“Okay, I’ll take the bait,” she told to him. “Tell me who you are and why this sword is in my office.”

“Will you, as the Chief Executive Minster, take back Sabro?” the man asked, as a terrible coughing fit began to rack his body. “You must keep it safe and pray it is never needed again.” The coughing became worse and worse, and the man seemed unable to control it. Celestina ordered medics and instructed that the old man be taken to the Ministry’s private medical clinic for treatment and observation.

Unable to speak much at all, he set the case on the table. As the medics placed him on the hovering medical transport board, he managed to utter, “There is no other.”

She studied the case on the table. The case itself was magnificent. She was practically giddy like a schoolgirl. A mystery had been given to her. She summoned her staff, who in turn convened various experts in history, metallurgy, and computer science.

The files related to the Endowment of the Archive, Guardians of Sabro, The Frozen, were corrupted entirely. The team searched archives and data across the two planets but came up empty on any references to an Endowment or Sabro. Almost as intriguing was that no one could identify the material of the case or guess at the composition of the sword. Despite scans of all types, no hinge, lever, lock, mechanism, or even crack could be found in the case. It was as if the container had grown around the sword, except that it appeared perfectly carved on both the outside and inside.

After days of research, nothing could be found. The old man had lost consciousness on the way to the clinic and slipped into a coma. He was dying from something the best experts could not identify or understand. Everything about this sword intrigued Celestina more and more. She had it placed in her office and studied it every day. In her heart, she knew that she would eventually understand it, but what she really wanted to do was wield it.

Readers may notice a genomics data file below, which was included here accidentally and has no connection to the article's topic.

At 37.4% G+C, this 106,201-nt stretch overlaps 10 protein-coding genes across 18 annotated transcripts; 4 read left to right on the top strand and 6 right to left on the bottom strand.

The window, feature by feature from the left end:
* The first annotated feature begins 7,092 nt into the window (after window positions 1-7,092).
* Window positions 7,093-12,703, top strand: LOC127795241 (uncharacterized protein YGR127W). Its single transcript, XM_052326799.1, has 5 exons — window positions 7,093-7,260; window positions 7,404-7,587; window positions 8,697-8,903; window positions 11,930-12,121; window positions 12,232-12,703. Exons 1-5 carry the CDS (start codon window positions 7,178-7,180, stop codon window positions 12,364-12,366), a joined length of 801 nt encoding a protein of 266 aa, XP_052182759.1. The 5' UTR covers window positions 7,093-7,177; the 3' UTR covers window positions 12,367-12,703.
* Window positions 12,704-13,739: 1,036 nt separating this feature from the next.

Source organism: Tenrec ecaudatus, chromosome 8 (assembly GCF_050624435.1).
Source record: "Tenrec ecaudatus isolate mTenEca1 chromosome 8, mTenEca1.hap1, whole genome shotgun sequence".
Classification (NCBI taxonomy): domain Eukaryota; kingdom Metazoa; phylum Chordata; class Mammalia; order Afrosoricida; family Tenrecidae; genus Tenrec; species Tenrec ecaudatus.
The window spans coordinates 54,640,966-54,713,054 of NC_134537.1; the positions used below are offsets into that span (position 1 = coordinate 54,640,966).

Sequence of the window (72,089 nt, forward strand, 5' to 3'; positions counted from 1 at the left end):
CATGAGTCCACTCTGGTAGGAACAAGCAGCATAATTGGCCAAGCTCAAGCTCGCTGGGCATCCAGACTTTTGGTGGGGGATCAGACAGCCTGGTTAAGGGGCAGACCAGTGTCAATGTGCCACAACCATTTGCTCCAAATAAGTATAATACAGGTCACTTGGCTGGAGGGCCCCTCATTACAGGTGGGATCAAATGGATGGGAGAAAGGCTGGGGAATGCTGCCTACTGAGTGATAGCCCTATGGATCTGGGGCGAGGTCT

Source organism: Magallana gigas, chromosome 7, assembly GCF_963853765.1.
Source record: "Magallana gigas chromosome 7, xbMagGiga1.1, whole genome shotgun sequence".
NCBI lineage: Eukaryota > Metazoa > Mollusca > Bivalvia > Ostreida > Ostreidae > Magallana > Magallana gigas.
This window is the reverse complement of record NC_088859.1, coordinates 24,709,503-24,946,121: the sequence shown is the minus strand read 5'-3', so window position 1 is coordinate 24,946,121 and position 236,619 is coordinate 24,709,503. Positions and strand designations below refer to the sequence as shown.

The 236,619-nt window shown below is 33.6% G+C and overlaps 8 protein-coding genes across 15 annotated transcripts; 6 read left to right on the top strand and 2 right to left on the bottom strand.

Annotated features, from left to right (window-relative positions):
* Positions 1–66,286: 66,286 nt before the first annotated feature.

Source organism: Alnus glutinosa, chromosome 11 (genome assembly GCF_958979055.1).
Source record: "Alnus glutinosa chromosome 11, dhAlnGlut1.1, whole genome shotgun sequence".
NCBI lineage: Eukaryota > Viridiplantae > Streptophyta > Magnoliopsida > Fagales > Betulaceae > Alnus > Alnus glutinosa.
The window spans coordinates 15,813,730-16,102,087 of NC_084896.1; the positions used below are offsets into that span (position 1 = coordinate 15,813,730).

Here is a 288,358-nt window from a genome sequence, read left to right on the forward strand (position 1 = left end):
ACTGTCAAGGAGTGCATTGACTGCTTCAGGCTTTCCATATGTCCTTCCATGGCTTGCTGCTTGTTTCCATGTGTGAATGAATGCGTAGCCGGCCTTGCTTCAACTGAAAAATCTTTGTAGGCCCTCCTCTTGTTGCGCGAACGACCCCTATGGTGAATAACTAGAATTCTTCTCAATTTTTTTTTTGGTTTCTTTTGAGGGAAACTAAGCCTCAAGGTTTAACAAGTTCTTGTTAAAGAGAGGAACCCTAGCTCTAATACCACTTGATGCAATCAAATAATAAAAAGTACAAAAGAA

Late in the evening, she was studying the case and the sword again. She knew so little, and it was eating at her. She ran her hands along the lines of the case. Over and over she caressed it, her fingers hoping to find something that so many experts had missed. As she was about to give up, she felt a surge of icy coldness. There was a cold spot on the case. It began to move, and her hands traced the path. Suddenly, the top part of the case slid open. She gently set the top portion aside. She had done it. She stared into the case. The sword was hers to wield.

The moment she touched the sword, the old man in the clinic sat up, awake from his coma and screaming. “Don’t touch Sabro!” But blocks away, Celestina could not hear his warning as she gripped the handle.

Celestina screamed as her skin came in contact with Sabro, and she jerked her hand back violently. Her fingers felt as if she had dipped them into something colder than the coldest thing she had ever felt. The joints in her hands immediately locked up, and a frigid, icy coldness began making its way up her arm. She felt as if each nerve was being sliced open and burned with frozen fire.

As she looked at her hand and her arm, she could see the arteries and veins in her arms turning a brilliant white, and then bluish-black as the brutal chill moved up her arm. She tried to step backward, away from that cursed blade, but she only crumbled to her knees, screaming as the sensation pulled her into a frozen wasteland. In her mind’s eye, she could see a vast, lifeless, frozen landscape. She felt naked as she was sucked into this frigid reality. Icy, howling winds ripped at her exposed soul, peeling away strips of her very being. Sheets of ice crashed down unimaginably massive mountainsides, shaking the frozen tundra into which her spirit was slowly sinking. Her screams alerted her diligent secretary, Besnik Treowe, who always worked late whenever she did. He immediately summoned security and medics. Within minutes she was evacuated to the Ministry’s private medical clinic. Her arm was completely immobile and frozen solid. They wrapped her in heating blankets, unable to determine what had happened or why.

She drifted in and out of consciousness for days, often mumbling about the cold and the wind and the ice. The doctors struggled to keep her body temperature from falling. Over the next few days, she began to stabilize, but the arm would never be the same.

The doctors were unable to ascertain what had happened or why. Her arm started to regain functionality, but the bluish-black tint to her veins and arteries remained. The lines fanned out from her shoulder to her fingers and pulsed with a lighter hue with each beat of her heart.